Some CAT operations have had their own approaches for years (I believe that there are unpublished GPS based approaches to places like Barra in use) but those are professionally created.
"A let down over the sea is still pretty safe"
Is "pretty safe" a positive or a negative statement? It's either safe or unsafe, and MSA is MSA whether you are over sea, land, or mountains which run down to the sea!!
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Old 23rd Jan 2017, 16:38
  #34 (permalink)  
 
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It's either safe or unsafe
Totally disagree, lying in bed is generally thought to be safe, but if thats all you do you will suffer all sorts of problems - and it is where most people die!
Aerobatics by a trained but inexperienced aerobatic pilot is relatively safe at 3,000'+ but less safe at 2,000' and progressively less safe the nearer he gets to the ground and similar could said of many aspects in aviation!
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Old 23rd Jan 2017, 17:23
  #35 (permalink)  
 
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Originally Posted by foxmoth View Post
Totally disagree, lying in bed is generally thought to be safe, but if thats all you do you will suffer all sorts of problems - and it is where most people die!
Aerobatics by a trained but inexperienced aerobatic pilot is relatively safe at 3,000'+ but less safe at 2,000' and progressively less safe the nearer he gets to the ground and similar could said of many aspects in aviation!
Therefore, using that logic it's safe to descend below MSA in IMC conditions! I disagree.
However, if one decides to do so, I agree it's less risky to descend over the sea, notwithstanding that there are less masts and aerials about than over the land, unless one encounters a ship! Risk management is an important element of safety, but safe/unsafe are viewed by most people as "black and white". Not grey!
As for staying in bed, that's not for me! Far too dangerous!!
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Old 23rd Jan 2017, 17:41
  #36 (permalink)  
 
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you can't put unpublished GNSS approaches into IFR GPSs - they simply wont accept them. Its part of their certification.
Actually, you can if you really really want to; it's fairly obvious how, but I wouldn't do so myself and don't intend saying how you can do so here.
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Old 23rd Jan 2017, 18:15
  #37 (permalink)  
 
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It's so obvious that surely anybody could work it out for themselves... just enter the sequence of waypoints. Of course you'll have to manage the altitudes yourself, and you won't get LPV or LNAV - just like a Mk I GPS approach.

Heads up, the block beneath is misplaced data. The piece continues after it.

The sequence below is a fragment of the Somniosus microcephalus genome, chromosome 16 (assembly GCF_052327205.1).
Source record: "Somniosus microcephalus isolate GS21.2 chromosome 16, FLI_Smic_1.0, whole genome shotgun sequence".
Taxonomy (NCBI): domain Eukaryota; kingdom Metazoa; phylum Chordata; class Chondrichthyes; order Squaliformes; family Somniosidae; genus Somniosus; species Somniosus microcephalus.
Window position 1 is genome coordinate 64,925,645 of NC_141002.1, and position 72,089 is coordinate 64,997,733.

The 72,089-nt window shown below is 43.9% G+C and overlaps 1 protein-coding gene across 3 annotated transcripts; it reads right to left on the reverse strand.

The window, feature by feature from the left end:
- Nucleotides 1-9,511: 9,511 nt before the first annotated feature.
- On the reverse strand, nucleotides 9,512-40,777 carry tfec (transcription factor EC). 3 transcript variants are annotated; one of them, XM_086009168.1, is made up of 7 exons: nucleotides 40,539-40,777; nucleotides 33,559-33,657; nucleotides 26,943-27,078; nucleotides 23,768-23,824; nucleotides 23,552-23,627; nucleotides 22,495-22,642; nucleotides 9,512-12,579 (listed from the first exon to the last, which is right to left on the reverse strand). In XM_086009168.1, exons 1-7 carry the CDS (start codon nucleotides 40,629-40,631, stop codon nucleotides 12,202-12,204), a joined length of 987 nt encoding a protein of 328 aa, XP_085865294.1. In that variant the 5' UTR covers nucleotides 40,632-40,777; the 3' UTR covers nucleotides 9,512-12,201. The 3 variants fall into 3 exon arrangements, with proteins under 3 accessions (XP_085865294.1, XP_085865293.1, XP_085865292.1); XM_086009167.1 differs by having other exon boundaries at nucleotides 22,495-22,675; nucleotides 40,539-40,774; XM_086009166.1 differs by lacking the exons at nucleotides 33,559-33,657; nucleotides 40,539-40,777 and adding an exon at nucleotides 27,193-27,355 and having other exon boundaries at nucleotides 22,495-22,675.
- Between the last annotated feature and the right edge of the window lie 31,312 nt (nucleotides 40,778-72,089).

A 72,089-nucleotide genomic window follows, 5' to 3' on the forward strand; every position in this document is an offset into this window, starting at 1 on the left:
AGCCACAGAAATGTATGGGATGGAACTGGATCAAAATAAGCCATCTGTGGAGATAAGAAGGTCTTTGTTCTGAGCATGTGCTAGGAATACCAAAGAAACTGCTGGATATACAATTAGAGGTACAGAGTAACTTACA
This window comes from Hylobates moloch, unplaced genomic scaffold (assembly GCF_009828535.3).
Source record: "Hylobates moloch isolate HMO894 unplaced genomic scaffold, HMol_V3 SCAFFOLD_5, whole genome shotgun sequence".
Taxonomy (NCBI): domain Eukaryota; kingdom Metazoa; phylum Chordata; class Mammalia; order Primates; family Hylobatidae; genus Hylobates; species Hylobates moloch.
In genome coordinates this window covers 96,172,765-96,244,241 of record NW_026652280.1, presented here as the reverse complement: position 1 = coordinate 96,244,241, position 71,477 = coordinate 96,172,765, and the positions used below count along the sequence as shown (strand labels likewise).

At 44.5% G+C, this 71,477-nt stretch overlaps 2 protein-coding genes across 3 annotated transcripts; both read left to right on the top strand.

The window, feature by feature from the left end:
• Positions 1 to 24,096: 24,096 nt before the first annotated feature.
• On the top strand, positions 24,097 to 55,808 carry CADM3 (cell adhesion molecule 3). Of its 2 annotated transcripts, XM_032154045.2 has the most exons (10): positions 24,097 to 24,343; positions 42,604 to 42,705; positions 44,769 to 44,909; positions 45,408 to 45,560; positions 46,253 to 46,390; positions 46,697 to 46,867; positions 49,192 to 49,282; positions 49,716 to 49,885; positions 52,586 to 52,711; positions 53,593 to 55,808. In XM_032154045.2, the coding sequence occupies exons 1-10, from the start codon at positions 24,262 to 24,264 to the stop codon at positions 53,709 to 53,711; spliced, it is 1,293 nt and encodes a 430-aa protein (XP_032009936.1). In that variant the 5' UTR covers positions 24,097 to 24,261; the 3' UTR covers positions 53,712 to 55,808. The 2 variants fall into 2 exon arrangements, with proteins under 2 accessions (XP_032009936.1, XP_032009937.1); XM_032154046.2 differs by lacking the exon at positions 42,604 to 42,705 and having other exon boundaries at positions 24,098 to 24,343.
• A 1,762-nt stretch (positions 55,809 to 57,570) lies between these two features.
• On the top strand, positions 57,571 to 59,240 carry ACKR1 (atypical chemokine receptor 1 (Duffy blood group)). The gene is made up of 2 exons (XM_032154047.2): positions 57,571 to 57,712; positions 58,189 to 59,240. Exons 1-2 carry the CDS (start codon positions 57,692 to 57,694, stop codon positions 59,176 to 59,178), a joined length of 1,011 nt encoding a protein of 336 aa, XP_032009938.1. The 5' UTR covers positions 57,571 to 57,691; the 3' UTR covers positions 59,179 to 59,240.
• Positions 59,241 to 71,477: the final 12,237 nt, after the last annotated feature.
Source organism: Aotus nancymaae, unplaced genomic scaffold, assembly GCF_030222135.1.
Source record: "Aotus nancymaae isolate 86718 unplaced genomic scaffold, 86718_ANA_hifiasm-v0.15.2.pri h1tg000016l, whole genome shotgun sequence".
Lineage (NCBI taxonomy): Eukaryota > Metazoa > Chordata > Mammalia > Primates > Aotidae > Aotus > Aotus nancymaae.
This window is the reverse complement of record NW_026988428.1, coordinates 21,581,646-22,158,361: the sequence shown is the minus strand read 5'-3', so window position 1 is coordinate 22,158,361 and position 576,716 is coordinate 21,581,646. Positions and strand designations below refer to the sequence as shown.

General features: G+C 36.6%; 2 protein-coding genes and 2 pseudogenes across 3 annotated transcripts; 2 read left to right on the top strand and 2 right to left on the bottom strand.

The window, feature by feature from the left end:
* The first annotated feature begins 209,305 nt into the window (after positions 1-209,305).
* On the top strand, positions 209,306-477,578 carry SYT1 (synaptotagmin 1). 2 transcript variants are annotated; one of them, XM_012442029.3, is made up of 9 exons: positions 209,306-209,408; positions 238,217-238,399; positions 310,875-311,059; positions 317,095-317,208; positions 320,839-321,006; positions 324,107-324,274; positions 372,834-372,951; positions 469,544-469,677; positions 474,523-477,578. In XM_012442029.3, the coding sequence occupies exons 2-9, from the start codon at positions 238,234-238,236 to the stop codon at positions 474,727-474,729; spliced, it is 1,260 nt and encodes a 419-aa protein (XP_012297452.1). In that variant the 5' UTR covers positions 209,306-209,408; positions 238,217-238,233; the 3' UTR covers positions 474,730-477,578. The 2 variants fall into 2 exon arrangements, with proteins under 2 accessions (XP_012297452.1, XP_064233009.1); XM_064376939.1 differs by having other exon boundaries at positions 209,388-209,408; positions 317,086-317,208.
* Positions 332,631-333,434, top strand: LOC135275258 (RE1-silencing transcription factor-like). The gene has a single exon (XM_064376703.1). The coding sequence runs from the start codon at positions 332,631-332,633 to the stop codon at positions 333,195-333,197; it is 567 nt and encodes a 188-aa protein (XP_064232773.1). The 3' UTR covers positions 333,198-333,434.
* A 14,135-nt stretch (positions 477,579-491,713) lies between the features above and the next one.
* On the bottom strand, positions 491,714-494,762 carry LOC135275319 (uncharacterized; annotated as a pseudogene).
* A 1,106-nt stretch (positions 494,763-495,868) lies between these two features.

The GPS approach to my own home airport (KPAO) always has to be manipulated along these lines, because ATC never, ever, ever uses the official IAFs. So you have to select one of them, then manually to "direct" to the IF they use. (If you care to look it up, the official IAFs are SAPID and LICKE, but you are almost always given directions to DOCAL, very occasionally vectored onto the ABSIW-PUDBY segment - even when my flight has taken me right through SAPID I've still been given "direct DOCAL").
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Old 23rd Jan 2017, 19:07
  #38 (permalink)  
 
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Therefore, using that logic it's safe to descend below MSA in IMC conditions! I disagree.
That is not what I said at all - the point is that it is not safe or unsafe it has a level of safety, even staying above MSA cannot be said to be safe per se, if you are have an MSA of 2,000' and you go from 2,001' to 1,999' have you REALLY gone from safe to unsafe, what you can say is that, generally, remaining above MSA is going to be relatively safe, if you go higher than that you are safer and if you go lower you are less safe, and the further you get below MSA the more unsafe it becomes, but even that has variations, for example if you are sitting in a light single at 2,500' in icing conditions with an MSA of 2,400' and you get a pirep that the cloud base is 2,350' what is the safer option?

Last edited by foxmoth; 23rd Jan 2017 at 19:33.
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Old 23rd Jan 2017, 19:48
  #39 (permalink)  
 
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How low would you descend to over the sea??
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Old 23rd Jan 2017, 21:24
  #40 (permalink)  
 
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N5396S,

Two different animals here, a non-TERPS'd home designed approach versus a usual ATC procedure to an operational advantage, that is, expedite traffic.

foxmoth,

While your example has some validity, air discipline requires as accurate as possible observance of established minima. If 1,999' is ok is 1,900'? When does one stop descending? All the errors in the error budget are not terrain, but instrument error, Venturi effects over mountainous terrain, ground reporting errors, etc.

GF